Insights Who owns AI art?


Who owns AI art? It’s a question that’s becoming harder to answer as AI becomes increasingly sophisticated.

Recently, AI art has stormed social media as a Beta version of OpenAI’s software ‘Dall-E2’ was made available to all. DALL-E2 is a machine learning model that generates digital images from text inputted by a person. People have been using their creativity to push the software’s boundaries, with output including interesting transformations to famous paintings such as ‘Mona Lisa with a mohawk’, but also the potential to create vivid and stylistic new works of art via prompts such as ‘an abstract piece showing an elephant playing poker with a tiger in the moonlight.’

These fascinating results raise fresh questions around who owns these new creations, and what it might mean for the future of copyright work created by AI.

At present, OpenAI sidesteps these thorny questions by giving users the contractual right to commercialise the images they create. They don’t, however, grant ownership of copyright over the image. This may work for now as people experiment with the tool, but OpenAI can just as easily take away a creator’s commercialisation rights as quickly as they gave them under the contract.

This uncertainty poses difficult questions for people who may want more security over the content they ‘produce’ with their prompts. It’s not hard to imagine a situation in the near future where people create a unique art style using AI systems, possibly by feeding in their own art portfolios with unique styles, visions and texts prompts, to then sell to paying audiences.

The UK is one of the very few places in the world that offers computer generated work some protection.

Under section 9(3) of the Copyright, Designs and Patents Act 1988 (CDPA), artistic work which is computer generated work (CGW) shall be owned by the person who makes the necessary arrangements for the work to be created. Such definition is, of course, ambiguous.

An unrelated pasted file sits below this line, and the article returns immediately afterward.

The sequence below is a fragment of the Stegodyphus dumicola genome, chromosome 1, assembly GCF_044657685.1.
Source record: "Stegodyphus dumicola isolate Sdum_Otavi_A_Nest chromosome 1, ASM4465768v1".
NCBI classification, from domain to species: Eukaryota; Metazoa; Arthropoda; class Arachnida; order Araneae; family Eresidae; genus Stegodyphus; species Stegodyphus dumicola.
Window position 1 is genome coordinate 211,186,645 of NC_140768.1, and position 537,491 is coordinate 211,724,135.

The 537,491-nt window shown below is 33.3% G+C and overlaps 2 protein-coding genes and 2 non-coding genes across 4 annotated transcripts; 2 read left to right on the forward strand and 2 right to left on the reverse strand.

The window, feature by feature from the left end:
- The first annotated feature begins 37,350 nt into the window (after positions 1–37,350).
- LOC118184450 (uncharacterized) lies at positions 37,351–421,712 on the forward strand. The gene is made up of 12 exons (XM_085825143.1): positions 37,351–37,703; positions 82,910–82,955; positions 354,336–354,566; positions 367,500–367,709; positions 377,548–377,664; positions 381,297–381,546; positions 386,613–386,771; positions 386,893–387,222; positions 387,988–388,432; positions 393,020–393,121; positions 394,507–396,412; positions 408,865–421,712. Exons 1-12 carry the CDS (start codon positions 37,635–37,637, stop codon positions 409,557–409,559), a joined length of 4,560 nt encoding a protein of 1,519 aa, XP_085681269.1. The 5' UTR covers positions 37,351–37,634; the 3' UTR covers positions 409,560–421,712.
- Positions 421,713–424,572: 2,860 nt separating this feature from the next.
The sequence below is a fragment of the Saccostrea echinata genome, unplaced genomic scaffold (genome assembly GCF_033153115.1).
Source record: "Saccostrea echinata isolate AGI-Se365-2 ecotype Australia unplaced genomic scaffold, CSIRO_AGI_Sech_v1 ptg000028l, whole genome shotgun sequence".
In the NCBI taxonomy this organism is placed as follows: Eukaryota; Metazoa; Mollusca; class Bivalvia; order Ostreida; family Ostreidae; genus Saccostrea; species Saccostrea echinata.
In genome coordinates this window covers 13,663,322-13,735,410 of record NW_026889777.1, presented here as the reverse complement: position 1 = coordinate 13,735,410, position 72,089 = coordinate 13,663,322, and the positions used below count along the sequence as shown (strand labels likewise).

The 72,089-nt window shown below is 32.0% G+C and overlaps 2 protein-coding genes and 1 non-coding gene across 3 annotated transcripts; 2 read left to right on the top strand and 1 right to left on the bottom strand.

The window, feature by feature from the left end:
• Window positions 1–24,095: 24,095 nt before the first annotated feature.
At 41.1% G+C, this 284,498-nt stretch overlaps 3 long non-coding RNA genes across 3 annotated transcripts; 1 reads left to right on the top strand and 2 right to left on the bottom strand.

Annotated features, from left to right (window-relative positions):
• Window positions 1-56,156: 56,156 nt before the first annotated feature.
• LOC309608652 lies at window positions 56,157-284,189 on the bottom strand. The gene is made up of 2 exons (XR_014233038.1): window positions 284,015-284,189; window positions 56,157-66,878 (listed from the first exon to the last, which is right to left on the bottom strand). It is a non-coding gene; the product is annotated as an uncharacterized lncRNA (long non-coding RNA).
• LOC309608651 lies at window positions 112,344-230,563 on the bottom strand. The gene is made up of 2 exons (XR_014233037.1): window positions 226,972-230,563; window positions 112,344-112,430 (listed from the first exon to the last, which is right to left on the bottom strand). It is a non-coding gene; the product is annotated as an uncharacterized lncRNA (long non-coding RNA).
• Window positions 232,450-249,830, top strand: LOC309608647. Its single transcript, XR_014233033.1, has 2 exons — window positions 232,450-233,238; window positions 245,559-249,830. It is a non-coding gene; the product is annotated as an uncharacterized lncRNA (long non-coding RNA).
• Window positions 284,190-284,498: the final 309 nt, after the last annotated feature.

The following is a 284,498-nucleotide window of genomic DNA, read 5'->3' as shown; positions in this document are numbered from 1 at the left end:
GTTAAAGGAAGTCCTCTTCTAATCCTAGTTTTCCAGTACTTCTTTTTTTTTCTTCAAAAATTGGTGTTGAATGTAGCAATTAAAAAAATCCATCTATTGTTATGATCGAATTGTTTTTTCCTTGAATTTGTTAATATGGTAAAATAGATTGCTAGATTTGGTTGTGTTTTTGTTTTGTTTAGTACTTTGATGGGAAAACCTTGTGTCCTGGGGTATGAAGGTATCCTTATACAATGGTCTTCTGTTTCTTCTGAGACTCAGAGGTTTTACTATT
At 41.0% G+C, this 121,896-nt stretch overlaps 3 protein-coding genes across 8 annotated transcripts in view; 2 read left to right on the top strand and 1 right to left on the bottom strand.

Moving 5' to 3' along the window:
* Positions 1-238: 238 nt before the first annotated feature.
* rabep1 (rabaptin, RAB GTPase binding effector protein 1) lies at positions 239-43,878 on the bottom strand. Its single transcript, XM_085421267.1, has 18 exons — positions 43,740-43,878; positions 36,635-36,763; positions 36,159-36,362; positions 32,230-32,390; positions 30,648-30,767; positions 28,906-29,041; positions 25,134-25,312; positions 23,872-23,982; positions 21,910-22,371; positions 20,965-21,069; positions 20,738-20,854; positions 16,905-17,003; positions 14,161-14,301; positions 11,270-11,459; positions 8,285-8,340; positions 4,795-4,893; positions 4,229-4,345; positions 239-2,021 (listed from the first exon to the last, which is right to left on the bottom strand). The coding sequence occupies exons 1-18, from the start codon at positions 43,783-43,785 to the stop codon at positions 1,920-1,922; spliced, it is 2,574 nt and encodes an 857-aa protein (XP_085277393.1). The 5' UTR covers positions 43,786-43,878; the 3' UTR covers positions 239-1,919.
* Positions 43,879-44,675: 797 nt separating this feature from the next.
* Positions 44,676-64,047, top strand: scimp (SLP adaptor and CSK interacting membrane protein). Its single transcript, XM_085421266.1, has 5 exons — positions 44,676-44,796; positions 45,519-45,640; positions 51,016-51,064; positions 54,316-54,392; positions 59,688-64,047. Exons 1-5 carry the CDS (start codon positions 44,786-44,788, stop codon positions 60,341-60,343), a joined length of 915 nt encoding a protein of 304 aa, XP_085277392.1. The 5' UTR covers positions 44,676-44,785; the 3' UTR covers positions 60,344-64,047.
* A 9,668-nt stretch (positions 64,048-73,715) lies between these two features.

In the absence of any concrete case law to clarify what is meant by “necessary arrangements”, questions arise about what level of input is needed and by whom. Would the owner be companies such as OpenAI, whose employees created the AI code that artists rely on, or would it be the artist themselves, whose text input was necessary to create the art? Would there be some sort of joint ownership of both? And how does that fit with the ‘work’ being the expression of the authors intellectual creativity – whose creativity is expressed by an AI programme? Often the effect of this depends on the facts and circumstances, with both the company and artist having a valid claim to the work.

In its recent ‘National AI Strategy’, the UK government invited organisations to consult on the interaction between AI and intellectual property. Particularly, if copyright laws around CGWs should change to encourage AI technology adoption and promote its use for the public good. In June 2022, the UK government decided to keep the law as is – meaning that CGWs would have copyright protection for 50 years (s12(7) CDPA), which is less than that granted to work which is fully authored by a human (70 years).

The consultation does little to alleviate concerns around who owns AI art. The grey area between works created using a computer and works created by a computer still clouds the water. The artist using the software who wishes to exploit and protect the images they create, and the person or company who created the programme would both have a legitimate claim to the content.  However, the consultation provided an interesting alternative that may prove useful as the worlds between AI and art become more intertwined.

As part of its options, the UK government suggested that the length of protection offered could be varied depending on the level of effort and/or investment put in by the computer’s efforts. This new form of protection would sit alongside any other rights that subsist in the work. So, it’s possible that this new form could protect both human and AI creativity.

With this in mind, a possible threshold could develop for where ownership lies. Inputting some simple text might not trigger ownership but inputting unique creative visions into the generator could tilt the rights in the artist’s favour and may fit better with protecting the ‘expression of the authors intellectual creativity’ in line with existing case law.

It seems we are some way off this issue being clarified, but there are positives signs that with some proper guidance, the answers to these questions might become clearer.